Family interaction, as a whole, may suffer a permanent deficit of communication, as one parent have to make providing for the family a priority over family interaction.
Children who grow up in divorced homes typically have less contact with the non-custodial parent and as time goes on the parent child-relationship seems to further deteriorate.
Some young adults reported relationships with fathers that had faded or disengaged, not because of fathers problem behavior or lack of effort, but because fathers had moved away (Arditti & Prouty, 1999).
This evidence may suggest that parental involvement may be a more significant factor on the attitudes children develop towards their parents after divorce than divorce alone.
Childrens contact with their fathers after divorce is limited, and, consequently, girls and boys have quite different exposure to same-gender modeling and role identification after divorce (Behrens, Sanders, & Halford, 1999).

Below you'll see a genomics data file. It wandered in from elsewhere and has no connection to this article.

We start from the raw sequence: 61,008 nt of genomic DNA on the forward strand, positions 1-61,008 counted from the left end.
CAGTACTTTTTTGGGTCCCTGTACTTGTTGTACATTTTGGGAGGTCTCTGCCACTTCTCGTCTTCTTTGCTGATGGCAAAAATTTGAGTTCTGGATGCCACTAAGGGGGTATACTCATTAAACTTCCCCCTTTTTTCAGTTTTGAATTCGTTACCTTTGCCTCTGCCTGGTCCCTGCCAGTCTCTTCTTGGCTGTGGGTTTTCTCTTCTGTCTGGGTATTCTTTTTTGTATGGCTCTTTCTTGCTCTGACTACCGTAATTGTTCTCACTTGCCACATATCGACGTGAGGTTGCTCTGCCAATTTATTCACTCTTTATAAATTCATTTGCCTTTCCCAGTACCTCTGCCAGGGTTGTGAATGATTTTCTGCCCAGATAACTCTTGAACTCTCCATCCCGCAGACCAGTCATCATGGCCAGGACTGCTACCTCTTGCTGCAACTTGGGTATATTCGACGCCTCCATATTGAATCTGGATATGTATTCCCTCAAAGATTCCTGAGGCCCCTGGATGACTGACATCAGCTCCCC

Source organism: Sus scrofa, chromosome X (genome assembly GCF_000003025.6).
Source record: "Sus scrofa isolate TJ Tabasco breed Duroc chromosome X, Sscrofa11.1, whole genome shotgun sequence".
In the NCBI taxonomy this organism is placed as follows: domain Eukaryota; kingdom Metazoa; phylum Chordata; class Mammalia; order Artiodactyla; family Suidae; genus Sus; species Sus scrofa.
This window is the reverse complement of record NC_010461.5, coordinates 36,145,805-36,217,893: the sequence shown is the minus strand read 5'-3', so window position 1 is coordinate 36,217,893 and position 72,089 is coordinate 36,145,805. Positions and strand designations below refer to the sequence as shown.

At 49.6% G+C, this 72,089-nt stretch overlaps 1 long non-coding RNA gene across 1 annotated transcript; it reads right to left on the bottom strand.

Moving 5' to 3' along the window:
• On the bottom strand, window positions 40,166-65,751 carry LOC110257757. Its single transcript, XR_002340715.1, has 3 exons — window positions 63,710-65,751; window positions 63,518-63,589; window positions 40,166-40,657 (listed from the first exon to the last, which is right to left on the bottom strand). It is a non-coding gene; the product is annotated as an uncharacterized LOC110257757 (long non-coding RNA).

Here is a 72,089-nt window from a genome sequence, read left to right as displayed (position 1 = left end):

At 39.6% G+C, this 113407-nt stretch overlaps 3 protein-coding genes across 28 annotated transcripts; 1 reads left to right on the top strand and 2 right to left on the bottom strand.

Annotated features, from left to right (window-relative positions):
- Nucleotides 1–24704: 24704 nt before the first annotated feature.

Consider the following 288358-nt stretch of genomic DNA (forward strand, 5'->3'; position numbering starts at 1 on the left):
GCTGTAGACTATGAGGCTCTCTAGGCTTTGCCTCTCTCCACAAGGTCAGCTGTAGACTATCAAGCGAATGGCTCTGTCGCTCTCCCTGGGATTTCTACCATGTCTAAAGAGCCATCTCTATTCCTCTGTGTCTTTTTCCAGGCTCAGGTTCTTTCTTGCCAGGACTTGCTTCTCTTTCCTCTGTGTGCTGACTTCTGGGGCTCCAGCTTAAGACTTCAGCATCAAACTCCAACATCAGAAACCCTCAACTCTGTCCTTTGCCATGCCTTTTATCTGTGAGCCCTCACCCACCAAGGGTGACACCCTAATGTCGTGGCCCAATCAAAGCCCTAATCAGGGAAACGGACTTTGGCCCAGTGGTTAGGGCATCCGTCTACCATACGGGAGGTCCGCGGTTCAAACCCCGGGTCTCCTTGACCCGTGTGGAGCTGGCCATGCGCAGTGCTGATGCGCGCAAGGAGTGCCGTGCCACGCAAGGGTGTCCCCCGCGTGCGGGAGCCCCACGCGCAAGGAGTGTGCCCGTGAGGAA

The research showed that participants from divorced families indicated greater fear of being hurt and/or rejected (p = .04).
Results also showed that participants in the study who were from divorced backgrounds had less trust towards a variety of intimate relationships.
Fathers Most psychologists will agree that a father is important for the childs development to instill discipline and other social skills.
However, research that evaluated children of divorce showed a more positive relationship with mothers than with their father; in fact, research suggests that often the relationship with the father is endangered (Van Schaick & Stolberg, 2001).